Monday, November 22, 2010

What is the Gift of Prophecy? (1)

Lately I've struggled with this question - as though the Lutheran and charismatic sides of my Christian faith were in hand-to-hand combat over it, leaving me steadfast in impasse; with no way to reconcile objective and subjective Christian experience. My questioning over the gift of prophecy revolves around a number of important issues for me which advice from well-meaning Christian friends has yet to resolve. These issues are:

1 Reliability

If a prophetic word is not as reliable or steadfast as God's Word, why would the Holy Spirit choose to communicate this way. When I hear, "I felt that the Spirit said this", how can I be sure that it was God. Not just what sincere Christians want me to hear, what I would like to hear, or just the result of a half-digested scrap of beef (as Scrooge thought of the ghost of Jacob Marley in Dickens' "A Christmas Carol").

"Ah", I hear, "but you must test the word". Well, yes, I acknowledge the Apostle Paul says we must test everything. But if the gift of prophecy is what charismatics claim it is, even testing relies on a subjective experience. My spirit testifying with the Spirit that this is true; an inner revelation that the prophetic word and Scripture match up. Which leaves me looking back at my imperfect self.

Whereas God's Word always pulls me away from myself to his Word which is eternal and living (1 Peter 1:23), sweet to the taste (Psalm 119:103), and sharper than the sharpest two-edge sword (Hebrews 4:12). God's Word is where the external triumphs over the internal gnosticism of other world religions and cults.

2. Sola Scriptura

When prophetic words are being offered in place of the preaching of God's Word, there is cause for concern. At Winchester Vineyard Church, I have witnessed the erosion of Sola Scriptura in action. Where the Bible does not have supremacy above their prophetic speakers. While prophecy brings encouragement, the lack of a solid diet of Scripture cannot be very healthy to us as God's people, especially when question of discernment still exist for the congregation e.g. "is this prophetic word especially for me?" No such uncertainly exists when we hear God's Word, when law and gospel are rightly preached in their saving office.

3. The "prophetic office"

I remain convinced by Scripture that the Prophetic Office ceased with the Old Testament prophets and the New Testament apostles who alone were speaking the very words of Scripture. There is no new revelation today except what we received 2000 years ago, from the revelation of Jesus Christ. In fact the Bible warns us about adding anything to this revelation (Rev 22: 18-19), which should give us pause before accepting the latest announcements off the prophetic hot lines in America. We should equally be concerned with the growing authority these self-appointed 'Prophets' in America have, especially when their prophetic calls are greeted with the same aplomb as Presidential speeches. Here also questions of trust and discernment arise: "have these words been properly tested?", "whose agenda does this service, God's kingdom or that leader's prophetic ministry and reputation?" The rise of the Kansas City Prophets, the New Apostolic Reformation, Cindy Jacobs, and others within the hyper-charismatic movement seem to me to be wrenching the attention of Christians away from God's Word. When Christians are increasingly relying on the latest prophetic word for guidance, our reliance on God's Word suffers - and maybe this is their intention. To shepherd us away from Scripture so their ministries can grow at the expense of the integrity of God's Word and the message of the gospel.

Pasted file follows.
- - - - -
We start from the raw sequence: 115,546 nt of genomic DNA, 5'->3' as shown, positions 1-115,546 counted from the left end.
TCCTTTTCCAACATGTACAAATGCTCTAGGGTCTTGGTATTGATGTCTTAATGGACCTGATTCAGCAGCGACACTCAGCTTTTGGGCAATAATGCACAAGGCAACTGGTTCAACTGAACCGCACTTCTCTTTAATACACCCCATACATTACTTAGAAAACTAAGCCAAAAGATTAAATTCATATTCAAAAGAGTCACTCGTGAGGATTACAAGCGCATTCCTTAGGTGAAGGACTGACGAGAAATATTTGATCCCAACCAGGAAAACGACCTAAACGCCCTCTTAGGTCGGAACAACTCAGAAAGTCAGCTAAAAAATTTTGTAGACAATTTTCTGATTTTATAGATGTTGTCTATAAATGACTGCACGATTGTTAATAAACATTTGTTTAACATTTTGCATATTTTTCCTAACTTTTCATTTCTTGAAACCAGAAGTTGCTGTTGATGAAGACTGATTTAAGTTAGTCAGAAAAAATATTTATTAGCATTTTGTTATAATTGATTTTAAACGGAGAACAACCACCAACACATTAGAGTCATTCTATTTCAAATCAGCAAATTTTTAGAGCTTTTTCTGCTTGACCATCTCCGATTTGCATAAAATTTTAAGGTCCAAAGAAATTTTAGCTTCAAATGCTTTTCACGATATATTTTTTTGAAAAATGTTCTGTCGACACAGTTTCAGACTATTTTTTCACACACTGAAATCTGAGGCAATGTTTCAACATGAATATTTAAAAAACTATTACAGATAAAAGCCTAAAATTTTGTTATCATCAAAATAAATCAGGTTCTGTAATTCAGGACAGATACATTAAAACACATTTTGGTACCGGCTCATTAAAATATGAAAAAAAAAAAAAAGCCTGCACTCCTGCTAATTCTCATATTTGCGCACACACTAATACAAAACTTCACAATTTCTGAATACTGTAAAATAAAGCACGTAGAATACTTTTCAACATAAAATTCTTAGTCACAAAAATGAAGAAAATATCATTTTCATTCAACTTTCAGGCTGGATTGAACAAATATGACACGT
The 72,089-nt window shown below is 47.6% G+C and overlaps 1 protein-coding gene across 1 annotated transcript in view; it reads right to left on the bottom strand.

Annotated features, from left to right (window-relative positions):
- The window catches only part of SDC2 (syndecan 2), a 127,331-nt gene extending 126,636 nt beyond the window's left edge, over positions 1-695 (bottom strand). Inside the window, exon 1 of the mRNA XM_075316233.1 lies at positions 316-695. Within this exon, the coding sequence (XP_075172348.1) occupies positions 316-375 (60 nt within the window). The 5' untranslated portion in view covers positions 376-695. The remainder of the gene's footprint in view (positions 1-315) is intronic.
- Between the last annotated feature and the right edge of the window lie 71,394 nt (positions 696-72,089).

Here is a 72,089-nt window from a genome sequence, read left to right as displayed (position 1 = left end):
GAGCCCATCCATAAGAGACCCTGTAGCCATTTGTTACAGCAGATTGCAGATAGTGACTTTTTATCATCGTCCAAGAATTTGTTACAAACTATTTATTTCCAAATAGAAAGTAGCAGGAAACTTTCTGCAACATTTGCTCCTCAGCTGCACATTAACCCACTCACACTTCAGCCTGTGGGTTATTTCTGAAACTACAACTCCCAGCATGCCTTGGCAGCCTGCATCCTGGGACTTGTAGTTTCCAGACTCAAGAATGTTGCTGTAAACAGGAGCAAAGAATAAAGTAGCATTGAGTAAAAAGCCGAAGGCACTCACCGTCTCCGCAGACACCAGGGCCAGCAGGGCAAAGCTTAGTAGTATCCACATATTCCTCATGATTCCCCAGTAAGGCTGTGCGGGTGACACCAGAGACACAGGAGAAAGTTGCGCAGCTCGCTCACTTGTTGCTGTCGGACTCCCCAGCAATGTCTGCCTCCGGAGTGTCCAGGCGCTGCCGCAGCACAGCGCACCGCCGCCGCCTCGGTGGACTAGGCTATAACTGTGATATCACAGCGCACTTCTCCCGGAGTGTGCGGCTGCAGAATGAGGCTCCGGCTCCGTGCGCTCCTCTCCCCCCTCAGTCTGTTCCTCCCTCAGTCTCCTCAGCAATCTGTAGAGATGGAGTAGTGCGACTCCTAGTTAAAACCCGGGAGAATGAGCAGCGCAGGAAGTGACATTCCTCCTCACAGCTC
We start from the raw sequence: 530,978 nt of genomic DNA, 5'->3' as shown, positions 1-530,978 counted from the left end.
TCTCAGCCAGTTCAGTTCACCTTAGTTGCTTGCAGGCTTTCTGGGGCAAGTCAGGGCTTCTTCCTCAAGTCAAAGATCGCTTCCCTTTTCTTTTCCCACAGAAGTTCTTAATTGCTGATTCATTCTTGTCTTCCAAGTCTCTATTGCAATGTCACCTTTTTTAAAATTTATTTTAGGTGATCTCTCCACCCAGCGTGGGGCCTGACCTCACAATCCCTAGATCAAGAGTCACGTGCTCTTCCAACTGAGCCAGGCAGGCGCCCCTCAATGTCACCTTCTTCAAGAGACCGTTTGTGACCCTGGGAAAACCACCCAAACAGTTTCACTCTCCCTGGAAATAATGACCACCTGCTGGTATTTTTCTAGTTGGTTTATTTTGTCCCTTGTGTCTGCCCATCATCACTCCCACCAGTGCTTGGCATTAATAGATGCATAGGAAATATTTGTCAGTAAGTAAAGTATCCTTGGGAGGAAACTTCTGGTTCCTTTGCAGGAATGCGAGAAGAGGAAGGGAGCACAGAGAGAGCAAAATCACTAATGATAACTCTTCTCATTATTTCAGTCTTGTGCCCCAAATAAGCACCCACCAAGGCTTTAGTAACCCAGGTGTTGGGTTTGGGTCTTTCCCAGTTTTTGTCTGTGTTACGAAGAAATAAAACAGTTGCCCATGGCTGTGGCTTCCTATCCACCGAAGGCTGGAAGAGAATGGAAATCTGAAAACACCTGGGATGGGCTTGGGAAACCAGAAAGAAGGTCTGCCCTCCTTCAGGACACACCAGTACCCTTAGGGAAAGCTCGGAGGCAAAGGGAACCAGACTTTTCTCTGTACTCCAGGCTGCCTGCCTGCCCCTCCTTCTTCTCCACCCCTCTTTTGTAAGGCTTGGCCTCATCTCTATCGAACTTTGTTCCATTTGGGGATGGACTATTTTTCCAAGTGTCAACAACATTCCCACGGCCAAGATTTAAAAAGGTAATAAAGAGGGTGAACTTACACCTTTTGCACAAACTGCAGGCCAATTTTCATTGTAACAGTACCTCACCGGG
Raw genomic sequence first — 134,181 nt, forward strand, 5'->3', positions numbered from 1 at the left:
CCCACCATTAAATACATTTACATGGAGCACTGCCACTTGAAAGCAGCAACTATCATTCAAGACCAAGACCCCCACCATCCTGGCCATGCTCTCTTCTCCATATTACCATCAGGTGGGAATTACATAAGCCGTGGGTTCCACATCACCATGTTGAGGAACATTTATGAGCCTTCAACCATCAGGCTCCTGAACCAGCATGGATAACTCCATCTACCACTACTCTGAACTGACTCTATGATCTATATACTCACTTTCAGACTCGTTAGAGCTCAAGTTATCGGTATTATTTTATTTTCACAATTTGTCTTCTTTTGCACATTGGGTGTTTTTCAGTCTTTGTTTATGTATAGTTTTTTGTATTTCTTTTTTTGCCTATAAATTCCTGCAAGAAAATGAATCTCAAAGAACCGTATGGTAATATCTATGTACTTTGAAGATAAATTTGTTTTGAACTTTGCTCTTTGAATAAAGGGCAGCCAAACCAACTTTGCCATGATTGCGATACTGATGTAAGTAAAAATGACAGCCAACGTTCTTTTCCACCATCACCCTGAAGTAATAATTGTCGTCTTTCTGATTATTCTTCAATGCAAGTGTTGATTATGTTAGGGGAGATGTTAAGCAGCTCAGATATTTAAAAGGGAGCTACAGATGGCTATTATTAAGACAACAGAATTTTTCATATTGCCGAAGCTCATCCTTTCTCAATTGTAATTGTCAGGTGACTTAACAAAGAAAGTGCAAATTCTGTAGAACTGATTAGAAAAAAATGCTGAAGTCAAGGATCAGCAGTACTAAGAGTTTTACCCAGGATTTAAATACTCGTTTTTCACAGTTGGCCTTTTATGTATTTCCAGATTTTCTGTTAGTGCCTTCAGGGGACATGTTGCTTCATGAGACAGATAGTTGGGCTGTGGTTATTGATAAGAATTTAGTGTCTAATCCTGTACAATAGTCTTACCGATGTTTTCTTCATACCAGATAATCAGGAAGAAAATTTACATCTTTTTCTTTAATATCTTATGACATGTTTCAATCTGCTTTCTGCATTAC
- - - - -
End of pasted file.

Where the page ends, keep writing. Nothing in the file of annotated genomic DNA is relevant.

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  2. Great article here Martin!

    I like what you have said about never losing focus on the primary & final authority of Scripture.

    Scripture has to be our plumbline for everything! Far too many are relying on prophecy as a replacement, or just making up their own thoughts based on experience, so good point!

    Would you say that the only way God / the Holy Spirit can lead or direct or communicate with us is through his word, because all other methods leave room for interpretation and therefore may not be as reliable?

    I'd also love to hear your thoughts on Paul's exhortation in 1 Corinthians 14 to 'eagerly desire the Spiritual gifts, especially prophecy'.

    He says 'I would like every one of you to speak in tongues, but I would rather have you prophesy' which suggests to me that he's not just speaking to apostles, or those with the gift of a prophet, but maybe to all of us, or possibly suggesting that prophecy is a biblical new testament concept.
    I guess this also depends on how / if you differentiate between being able to prophecy, having the gift of prophecy or being in the office of a prophet. And can we call get the gift or prophecy & can a normal Christian prophecy if they have not had the ‘gift of prophecy’

    I would lean towards all Christians having access to the ‘gift of prophecy’ based on Paul’s remarks, but few being in the office of a prophet. I would however question whether those who are recognized as prophets would be as accurate as those in the old testament, but I feel that it’s still a biblical concept to have them.

    When you say you are convinced from scripture that prophecy ceased with the old testament prophets, what scriptures are you drawing that from?

    Thanks for this article, it’s always so good to seek truth from Scripture. Please keep writing them!